JERUSALEM (JTA) — Israeli Prime Minister Benjamin Netanyahu called his visit to Washington "important," and said he found "broad American support for Israel’s fundamental claims."
Netanyahu made his comments upon his return to Israel following a visit to Washington, where he addressed both houses of the U.S. Congress as well as an audience of 10,000 at the American Israel Public Affairs Committee’s annual policy conference, and met at the White House with President Obama.
"We found broad American support for Israel’s fundamental claims, especially the recognition of Israel as the national state of the Jewish people, and the need for secure borders and the complete repudiation of Hamas," Netanyahu said.
"The great majority of people in Israel are united around the broad diplomatic outline that I proposed in the U.S. The time has come for the Zionist parties to unite around these principles. The time has also come for the Palestinian Authority to recognize Israel’s just claims."
Netanyahu’s outline included a military presence along the Jordan River of a demilitarized Palestinian state, excluded repatriation of Palestinian refugees to Israel and leaving Jerusalem as Israel’s united capital. He also said that Israel would give up some settlements under a peace agreement.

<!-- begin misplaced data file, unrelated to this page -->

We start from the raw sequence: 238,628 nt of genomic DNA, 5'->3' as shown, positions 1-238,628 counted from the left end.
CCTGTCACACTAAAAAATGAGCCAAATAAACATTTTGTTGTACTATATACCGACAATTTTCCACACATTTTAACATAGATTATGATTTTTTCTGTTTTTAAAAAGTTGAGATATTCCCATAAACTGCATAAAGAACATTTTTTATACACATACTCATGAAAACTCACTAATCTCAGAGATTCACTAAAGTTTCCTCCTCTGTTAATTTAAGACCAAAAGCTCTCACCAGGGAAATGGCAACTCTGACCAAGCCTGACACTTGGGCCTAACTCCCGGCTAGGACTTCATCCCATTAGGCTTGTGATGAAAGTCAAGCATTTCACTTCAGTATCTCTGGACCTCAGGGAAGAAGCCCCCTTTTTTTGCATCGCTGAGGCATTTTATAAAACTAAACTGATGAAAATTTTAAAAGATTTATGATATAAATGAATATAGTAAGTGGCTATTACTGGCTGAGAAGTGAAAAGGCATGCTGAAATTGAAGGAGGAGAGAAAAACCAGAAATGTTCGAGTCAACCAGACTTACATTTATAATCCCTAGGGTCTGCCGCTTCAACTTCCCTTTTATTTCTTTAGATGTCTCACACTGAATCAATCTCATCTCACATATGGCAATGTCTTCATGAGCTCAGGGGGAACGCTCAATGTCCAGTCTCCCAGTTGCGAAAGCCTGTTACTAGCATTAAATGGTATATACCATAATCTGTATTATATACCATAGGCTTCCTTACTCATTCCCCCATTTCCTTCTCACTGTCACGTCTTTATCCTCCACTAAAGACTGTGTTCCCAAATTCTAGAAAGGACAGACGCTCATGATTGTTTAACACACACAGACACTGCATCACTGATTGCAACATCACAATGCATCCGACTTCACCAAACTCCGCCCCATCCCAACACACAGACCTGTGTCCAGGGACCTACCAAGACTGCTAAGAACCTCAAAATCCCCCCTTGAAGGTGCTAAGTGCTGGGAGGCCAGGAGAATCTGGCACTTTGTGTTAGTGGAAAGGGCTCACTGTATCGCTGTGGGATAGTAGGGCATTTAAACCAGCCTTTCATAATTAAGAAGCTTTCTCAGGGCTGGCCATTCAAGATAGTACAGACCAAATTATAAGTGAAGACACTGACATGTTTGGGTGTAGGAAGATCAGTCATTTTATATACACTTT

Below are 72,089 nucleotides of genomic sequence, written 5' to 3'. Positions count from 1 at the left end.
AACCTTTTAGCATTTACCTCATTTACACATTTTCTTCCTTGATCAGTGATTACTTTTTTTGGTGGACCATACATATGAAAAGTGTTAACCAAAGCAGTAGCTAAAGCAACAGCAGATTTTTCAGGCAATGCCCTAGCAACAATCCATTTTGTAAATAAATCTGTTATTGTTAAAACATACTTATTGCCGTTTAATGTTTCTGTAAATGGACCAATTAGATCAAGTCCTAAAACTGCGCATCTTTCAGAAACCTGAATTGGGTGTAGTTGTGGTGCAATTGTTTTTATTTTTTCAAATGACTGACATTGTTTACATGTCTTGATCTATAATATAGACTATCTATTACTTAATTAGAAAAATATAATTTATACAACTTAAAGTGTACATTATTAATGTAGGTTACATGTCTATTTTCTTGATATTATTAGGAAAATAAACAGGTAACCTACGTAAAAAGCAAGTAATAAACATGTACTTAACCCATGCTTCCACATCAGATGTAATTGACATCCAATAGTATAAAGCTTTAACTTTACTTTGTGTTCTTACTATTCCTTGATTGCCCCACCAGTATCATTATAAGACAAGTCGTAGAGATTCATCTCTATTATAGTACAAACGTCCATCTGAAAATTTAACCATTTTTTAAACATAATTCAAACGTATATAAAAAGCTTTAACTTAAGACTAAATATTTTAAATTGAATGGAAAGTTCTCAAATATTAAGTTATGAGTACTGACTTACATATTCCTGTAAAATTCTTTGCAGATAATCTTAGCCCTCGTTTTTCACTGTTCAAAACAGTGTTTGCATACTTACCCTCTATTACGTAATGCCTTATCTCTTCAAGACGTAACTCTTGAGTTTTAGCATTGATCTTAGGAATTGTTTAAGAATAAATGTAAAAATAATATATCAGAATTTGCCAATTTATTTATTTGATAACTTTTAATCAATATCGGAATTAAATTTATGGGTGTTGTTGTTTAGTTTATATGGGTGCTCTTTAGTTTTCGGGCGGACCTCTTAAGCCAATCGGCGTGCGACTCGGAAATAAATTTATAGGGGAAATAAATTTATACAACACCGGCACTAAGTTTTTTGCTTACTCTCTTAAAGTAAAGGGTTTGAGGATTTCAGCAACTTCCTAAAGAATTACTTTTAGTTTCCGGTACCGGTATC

Mark Toner, a spokesman for the U.S. State Department, told reporters Wednesday that Netanyahu’s warm welcome by Congress showed that "Israel is a close partner with the United States." Toner said that the "rousing reception that Prime Minister Netanyahu received in addressing Congress was in keeping with the strong relationship that many in this government, in this administration and on the Hill feel towards Israel."
He also said that the United States would work to get the Israelis and Palestinians back to face-to-face negotiations, where they could discuss the principles that Obama outlined in his Middle East policy speech last week at the State Department.